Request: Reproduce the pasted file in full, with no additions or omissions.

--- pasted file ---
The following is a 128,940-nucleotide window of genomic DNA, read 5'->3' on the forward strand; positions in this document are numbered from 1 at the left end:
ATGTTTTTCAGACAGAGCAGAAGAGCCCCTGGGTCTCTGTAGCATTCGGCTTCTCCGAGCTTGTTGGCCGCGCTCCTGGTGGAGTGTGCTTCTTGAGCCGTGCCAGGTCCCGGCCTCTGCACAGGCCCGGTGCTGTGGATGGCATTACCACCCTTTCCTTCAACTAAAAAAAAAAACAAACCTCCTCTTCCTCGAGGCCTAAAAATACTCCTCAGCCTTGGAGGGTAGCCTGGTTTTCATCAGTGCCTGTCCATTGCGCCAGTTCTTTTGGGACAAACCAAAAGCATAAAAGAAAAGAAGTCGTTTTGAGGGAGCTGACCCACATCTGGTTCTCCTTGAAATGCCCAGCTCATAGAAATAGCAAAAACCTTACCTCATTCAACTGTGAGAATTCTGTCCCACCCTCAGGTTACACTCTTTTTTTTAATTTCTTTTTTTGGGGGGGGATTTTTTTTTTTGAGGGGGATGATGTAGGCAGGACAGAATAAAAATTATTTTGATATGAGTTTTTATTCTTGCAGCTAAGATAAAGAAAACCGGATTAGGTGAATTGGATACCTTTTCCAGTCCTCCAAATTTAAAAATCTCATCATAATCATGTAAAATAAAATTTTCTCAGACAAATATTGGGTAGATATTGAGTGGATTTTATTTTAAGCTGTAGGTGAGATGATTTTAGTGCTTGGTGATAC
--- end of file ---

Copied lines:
The following is a 128,940-nucleotide window of genomic DNA, read 5'->3' on the forward strand; positions in this document are numbered from 1 at the left end:
ATGTTTTTCAGACAGAGCAGAAGAGCCCCTGGGTCTCTGTAGCATTCGGCTTCTCCGAGCTTGTTGGCCGCGCTCCTGGTGGAGTGTGCTTCTTGAGCCGTGCCAGGTCCCGGCCTCTGCACAGGCCCGGTGCTGTGGATGGCATTACCACCCTTTCCTTCAACTAAAAAAAAAAACAAACCTCCTCTTCCTCGAGGCCTAAAAATACTCCTCAGCCTTGGAGGGTAGCCTGGTTTTCATCAGTGCCTGTCCATTGCGCCAGTTCTTTTGGGACAAACCAAAAGCATAAAAGAAAAGAAGTCGTTTTGAGGGAGCTGACCCACATCTGGTTCTCCTTGAAATGCCCAGCTCATAGAAATAGCAAAAACCTTACCTCATTCAACTGTGAGAATTCTGTCCCACCCTCAGGTTACACTCTTTTTTTTAATTTCTTTTTTTGGGGGGGGATTTTTTTTTTTGAGGGGGATGATGTAGGCAGGACAGAATAAAAATTATTTTGATATGAGTTTTTATTCTTGCAGCTAAGATAAAGAAAACCGGATTAGGTGAATTGGATACCTTTTCCAGTCCTCCAAATTTAAAAATCTCATCATAATCATGTAAAATAAAATTTTCTCAGACAAATATTGGGTAGATATTGAGTGGATTTTATTTTAAGCTGTAGGTGAGATGATTTTAGTGCTTGGTGATAC